by Steve Kellas
As a copywriter, I have had the privilege of working with some of the most talented art directors and designers around the globe. What every one of the them has told me when we begin working together is how happy they are to have a copywriter working with them on the designs and creative direction.
No one likes working in a vacuum and designers are no different. Your designer needs a partner to help them find the best ideas. But that’s not the only reason why you should put a copywriter in touch with your designer right from the start of a project.
Why your designer needs a copywriting partner:
Copywriters make design more efficient
By working on the design and copy together, your designer will be able to work more efficiently, because there won’t be a back and forth of copy revisions or ideas that completely change the direction.
She will be able to layout the designs with the correct words in place, trusting that the length and style of the headings, subheadings, buttons and other page elements will work within the design.
This streamlined working relationship actually saves clients money, because there are fewer costly design revisions due to copy overrunning or changing a design direction down the line.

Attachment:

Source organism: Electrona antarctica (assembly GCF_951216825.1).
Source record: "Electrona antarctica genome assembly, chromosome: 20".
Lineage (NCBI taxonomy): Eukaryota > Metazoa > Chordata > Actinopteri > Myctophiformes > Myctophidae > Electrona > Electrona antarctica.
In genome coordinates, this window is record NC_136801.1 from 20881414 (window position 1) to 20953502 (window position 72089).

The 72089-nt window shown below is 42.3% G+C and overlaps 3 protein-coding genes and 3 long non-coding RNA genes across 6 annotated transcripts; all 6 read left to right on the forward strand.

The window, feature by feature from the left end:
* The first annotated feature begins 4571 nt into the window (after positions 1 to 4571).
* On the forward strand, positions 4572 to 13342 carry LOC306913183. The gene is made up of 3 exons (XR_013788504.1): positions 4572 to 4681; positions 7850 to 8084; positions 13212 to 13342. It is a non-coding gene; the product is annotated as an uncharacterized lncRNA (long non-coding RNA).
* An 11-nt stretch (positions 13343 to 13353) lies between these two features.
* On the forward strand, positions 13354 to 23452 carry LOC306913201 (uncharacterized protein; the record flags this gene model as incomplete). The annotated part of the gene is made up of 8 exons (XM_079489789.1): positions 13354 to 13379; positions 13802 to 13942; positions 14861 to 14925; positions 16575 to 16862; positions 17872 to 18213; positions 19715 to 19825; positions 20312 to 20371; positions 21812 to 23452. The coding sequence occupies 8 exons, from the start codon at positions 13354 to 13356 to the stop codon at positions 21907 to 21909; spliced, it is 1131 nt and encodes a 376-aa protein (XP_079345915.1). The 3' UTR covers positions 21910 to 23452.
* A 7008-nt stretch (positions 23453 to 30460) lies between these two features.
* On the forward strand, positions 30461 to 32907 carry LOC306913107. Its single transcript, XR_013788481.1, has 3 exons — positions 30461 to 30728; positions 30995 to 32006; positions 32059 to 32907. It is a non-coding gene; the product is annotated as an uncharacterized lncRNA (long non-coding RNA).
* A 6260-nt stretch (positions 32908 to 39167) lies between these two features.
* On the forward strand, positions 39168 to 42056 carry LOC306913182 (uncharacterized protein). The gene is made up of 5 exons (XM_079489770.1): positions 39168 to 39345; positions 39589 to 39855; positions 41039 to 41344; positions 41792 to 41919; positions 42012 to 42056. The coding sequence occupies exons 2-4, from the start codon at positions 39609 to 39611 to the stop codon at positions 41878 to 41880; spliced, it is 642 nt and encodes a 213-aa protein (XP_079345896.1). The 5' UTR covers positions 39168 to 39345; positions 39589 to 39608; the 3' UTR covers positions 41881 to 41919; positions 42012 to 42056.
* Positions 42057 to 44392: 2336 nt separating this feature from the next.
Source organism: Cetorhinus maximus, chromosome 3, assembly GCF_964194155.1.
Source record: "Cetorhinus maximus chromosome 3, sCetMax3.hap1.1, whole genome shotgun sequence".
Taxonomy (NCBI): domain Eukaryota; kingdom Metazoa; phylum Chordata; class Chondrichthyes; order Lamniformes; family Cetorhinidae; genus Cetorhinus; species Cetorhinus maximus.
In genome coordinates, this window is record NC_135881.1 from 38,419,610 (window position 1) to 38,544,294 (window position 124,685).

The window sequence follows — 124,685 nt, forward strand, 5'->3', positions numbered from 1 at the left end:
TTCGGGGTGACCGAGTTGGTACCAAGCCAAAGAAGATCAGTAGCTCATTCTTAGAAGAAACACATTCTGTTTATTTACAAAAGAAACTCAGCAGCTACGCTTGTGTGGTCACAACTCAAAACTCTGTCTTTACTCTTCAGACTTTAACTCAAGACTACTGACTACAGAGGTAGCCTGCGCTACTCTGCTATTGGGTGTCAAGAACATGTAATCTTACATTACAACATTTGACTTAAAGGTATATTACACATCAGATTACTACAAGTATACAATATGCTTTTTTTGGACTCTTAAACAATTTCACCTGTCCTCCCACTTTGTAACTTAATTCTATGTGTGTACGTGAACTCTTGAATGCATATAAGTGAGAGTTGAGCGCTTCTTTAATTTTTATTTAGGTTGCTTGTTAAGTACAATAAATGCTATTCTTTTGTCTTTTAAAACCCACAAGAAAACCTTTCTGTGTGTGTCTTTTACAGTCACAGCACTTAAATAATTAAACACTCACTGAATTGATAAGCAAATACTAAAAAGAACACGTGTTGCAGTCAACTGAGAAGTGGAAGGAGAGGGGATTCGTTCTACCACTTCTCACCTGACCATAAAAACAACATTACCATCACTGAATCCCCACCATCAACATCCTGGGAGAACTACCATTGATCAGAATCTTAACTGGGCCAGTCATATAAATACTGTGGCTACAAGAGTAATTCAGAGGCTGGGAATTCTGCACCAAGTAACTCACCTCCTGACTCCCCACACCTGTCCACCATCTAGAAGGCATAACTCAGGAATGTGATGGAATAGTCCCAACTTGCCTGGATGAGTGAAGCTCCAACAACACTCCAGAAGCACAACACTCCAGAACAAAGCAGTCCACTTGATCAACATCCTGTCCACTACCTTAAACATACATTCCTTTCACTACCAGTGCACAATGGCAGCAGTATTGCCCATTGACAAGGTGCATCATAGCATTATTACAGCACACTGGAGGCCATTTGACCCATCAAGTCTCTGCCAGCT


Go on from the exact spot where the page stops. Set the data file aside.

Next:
For the copywriter, this process is more efficient and satisfying too. Working with the designer during the design helps the copywriter understand the creative approach and craft the copy to reflect this direction in the tone of the writing. When good copy and good design work together, the results are magical.
Designers see shapes, not words
Designers – the really good ones – see in shapes when they are creating a website design or brochure layout. They rarely read the words they are placing, so you need someone on your team who has an eye for words right from the start.
It’s too easy to miss obvious errors when all you focus on are the way the words look. And why should you rely on a designer to spell check the words anyway? That’s not what they’re good at. Their talent is in shapes, colours, patterns, and seeing what the rest of us overlook.
Copywriting after design make Jack dull b…
Stuck with a design that forces your ideas into a small space? It makes the writing process more difficult, and sometimes the results aren’t as expected. Truncated snippets and random ellipses start appearing.
Take your typical blog. Where your designer created a layout based on shape and his or her own guess at what the copy might be about, you will find that some of your headlines and summary lengths don’t allow you to express what you need to.
When your designer works with a copywriter from the start, they can work out together how long titles and snippets should be and the copywriter can then set guidelines for you (and your team) to follow once the design is online.
There are a hundred more reasons why your designer needs a copywriting partner, but you’ll need to ask them.